Latvian Centre For Contemporary Art announces online discussion “Political emancipation of artistic practices in Ukraine”

March 14, 2022
Andrii Dostliev, Lia Dostlieva, Fairy Castles of Donetsk, 2018-20.

The Latvian Centre For Contemporary Art has announced “Political emancipation of artistic practices in Ukraine”, an online discussion that will take place via Facebook live on March 16th, from 6 to 8 pm EET / 5 to 7 pm CET. Artists, curators and researchers from Ukraine will talk about their works dealing with the entanglements of past and present, memory and cultural decolonization.

The participants of the discussion are Svitlana Biedarieva, Lia Dostlieva and Andrii Dostliev, Nikolay Karabinovich, Olia Mykhailiuk, Lada Nakonechna, Kateryna Botanova. The event will be moderated by Ieva Astahovska and Linda Kaljundi.

Since 24 February, the world has desparately followed the war started by Russian president Putin in Ukraine justifying his aggressive invasion of the neighboring country with the need to “defend itself”, “denazify” Ukraine and “protect people who have been subject to abuse and genocide by the regime in Kyiv”. In his hour-long televised speech announcing the attack, Putin manipulated notions of 20th century and especially WWII history, denied that Ukraine has ever had “real statehood,” and stated that the country was an integral part of Russia’s “own history, culture, and spiritual space.” The falsification of history used to invade an independent state, assert power, and justify his imperial megalomania, has suddenly transformed war in Europe from a thing of the past into an urgent catastrophe of unprecedented scale for millions of people in the 21st century.

The war in Ukraine began in 2014 with Russia’s illegal annexation of Crimea, and subsequent invasion of eastern Ukraine. Already at that time, cultural resistance played an essential role alongside political protests. “What the artists did next to the barricades, sandwiches, hospitals, and Molotov cocktails was also a form of survival art, careful and scrupulous, often anonymous documentation of day-to-day activities. It was the art of action, of intervention in the physical and political reality to affect the symbolic one,” writes Ukrainian cultural critic, curator, and writer Kateryna Botanova. “Artistic practices engaged and laid the ground for a different kind of society based on a common fight and, at the same time, care and solidarity.”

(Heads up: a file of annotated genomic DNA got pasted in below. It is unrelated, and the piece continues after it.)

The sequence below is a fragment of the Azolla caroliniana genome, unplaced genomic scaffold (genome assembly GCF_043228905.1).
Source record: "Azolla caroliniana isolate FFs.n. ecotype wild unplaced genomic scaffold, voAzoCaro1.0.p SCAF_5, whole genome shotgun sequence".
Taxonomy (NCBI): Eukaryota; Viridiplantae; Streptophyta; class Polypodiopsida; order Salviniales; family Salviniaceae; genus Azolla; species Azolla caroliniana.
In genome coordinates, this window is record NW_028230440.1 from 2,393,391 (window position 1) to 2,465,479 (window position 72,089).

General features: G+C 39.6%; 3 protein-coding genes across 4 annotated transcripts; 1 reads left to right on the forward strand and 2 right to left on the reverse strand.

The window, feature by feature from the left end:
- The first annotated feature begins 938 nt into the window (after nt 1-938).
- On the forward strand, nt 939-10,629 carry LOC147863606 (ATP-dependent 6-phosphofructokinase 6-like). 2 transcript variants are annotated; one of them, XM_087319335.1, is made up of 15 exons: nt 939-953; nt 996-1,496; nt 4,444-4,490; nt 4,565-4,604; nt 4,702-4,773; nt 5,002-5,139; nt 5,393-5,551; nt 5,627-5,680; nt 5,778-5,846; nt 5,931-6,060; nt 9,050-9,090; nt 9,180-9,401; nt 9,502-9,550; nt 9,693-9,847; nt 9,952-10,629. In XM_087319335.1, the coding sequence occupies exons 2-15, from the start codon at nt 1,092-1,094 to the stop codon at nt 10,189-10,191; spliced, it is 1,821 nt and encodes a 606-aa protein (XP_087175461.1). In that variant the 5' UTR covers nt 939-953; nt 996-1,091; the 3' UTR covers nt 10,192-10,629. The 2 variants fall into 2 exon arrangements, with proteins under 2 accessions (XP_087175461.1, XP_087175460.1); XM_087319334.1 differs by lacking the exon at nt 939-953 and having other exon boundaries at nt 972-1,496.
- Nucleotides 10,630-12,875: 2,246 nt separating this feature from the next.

After the Maidan Uprising (2013), many contemporary Ukrainian artists continued to work with difficult, debated and traumatic issues, among them searches for identity, memory wars, changing geopolitical affiliations, “documenting and empowering the voices of the other, telling the stories of those unseen and disempowered, articulating history not as a politically curated linear narrative serving the purpose of nation-building but as a layered and conflicting array of forgotten stories.” Collecting, accumulating, and articulating these issues of society’s blind spots, these artists have been building a critical mass of knowledge that are essential in building “a political nation capable of embracing multiple identities, on the foundations of traumatic experiences of the Soviet collectivity and post-Soviet aggressive individuality, colonial recasting of identities and post-colonial national take-over, Soviet totalitarianism and post-Soviet authoritarianism,” as Kateryna Botanova sums up.

The discussion is part of the project “Reflecting Post-Socialism through Postcolonialism in the Baltics”, which analyses the imprints of post-socialism and post-colonialism in the region. The programme is organized by the Latvian Center for Contemporary Art in Riga in collaboration with Kumu Art Museum, and it is curated by Ieva Astahovska and Linda Kaljundi.

The event is supported by the Nep4Dissent Research Network, an EU COST Action Association.

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